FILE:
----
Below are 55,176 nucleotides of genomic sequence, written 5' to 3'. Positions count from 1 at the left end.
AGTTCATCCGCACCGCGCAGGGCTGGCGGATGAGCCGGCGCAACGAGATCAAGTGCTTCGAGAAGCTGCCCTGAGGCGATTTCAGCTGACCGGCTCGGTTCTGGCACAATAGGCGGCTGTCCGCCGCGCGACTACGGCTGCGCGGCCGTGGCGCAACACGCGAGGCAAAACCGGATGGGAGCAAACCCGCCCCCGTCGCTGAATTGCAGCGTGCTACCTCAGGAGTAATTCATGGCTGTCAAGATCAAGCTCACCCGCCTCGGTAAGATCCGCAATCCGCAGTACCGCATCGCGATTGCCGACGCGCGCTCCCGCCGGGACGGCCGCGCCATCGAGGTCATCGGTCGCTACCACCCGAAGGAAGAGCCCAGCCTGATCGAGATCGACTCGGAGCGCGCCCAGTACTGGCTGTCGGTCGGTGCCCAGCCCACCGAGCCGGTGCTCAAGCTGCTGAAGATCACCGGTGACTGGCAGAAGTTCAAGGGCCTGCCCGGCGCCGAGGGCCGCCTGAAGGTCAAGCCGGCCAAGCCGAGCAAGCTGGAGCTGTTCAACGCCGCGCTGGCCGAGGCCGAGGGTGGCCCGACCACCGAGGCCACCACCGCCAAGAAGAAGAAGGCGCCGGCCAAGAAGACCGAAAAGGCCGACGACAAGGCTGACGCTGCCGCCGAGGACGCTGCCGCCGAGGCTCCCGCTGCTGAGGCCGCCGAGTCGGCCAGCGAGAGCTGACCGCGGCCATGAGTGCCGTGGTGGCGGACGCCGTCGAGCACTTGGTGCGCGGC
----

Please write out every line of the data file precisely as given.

Below are 55,176 nucleotides of genomic sequence, written 5' to 3'. Positions count from 1 at the left end.
AGTTCATCCGCACCGCGCAGGGCTGGCGGATGAGCCGGCGCAACGAGATCAAGTGCTTCGAGAAGCTGCCCTGAGGCGATTTCAGCTGACCGGCTCGGTTCTGGCACAATAGGCGGCTGTCCGCCGCGCGACTACGGCTGCGCGGCCGTGGCGCAACACGCGAGGCAAAACCGGATGGGAGCAAACCCGCCCCCGTCGCTGAATTGCAGCGTGCTACCTCAGGAGTAATTCATGGCTGTCAAGATCAAGCTCACCCGCCTCGGTAAGATCCGCAATCCGCAGTACCGCATCGCGATTGCCGACGCGCGCTCCCGCCGGGACGGCCGCGCCATCGAGGTCATCGGTCGCTACCACCCGAAGGAAGAGCCCAGCCTGATCGAGATCGACTCGGAGCGCGCCCAGTACTGGCTGTCGGTCGGTGCCCAGCCCACCGAGCCGGTGCTCAAGCTGCTGAAGATCACCGGTGACTGGCAGAAGTTCAAGGGCCTGCCCGGCGCCGAGGGCCGCCTGAAGGTCAAGCCGGCCAAGCCGAGCAAGCTGGAGCTGTTCAACGCCGCGCTGGCCGAGGCCGAGGGTGGCCCGACCACCGAGGCCACCACCGCCAAGAAGAAGAAGGCGCCGGCCAAGAAGACCGAAAAGGCCGACGACAAGGCTGACGCTGCCGCCGAGGACGCTGCCGCCGAGGCTCCCGCTGCTGAGGCCGCCGAGTCGGCCAGCGAGAGCTGACCGCGGCCATGAGTGCCGTGGTGGCGGACGCCGTCGAGCACTTGGTGCGCGGC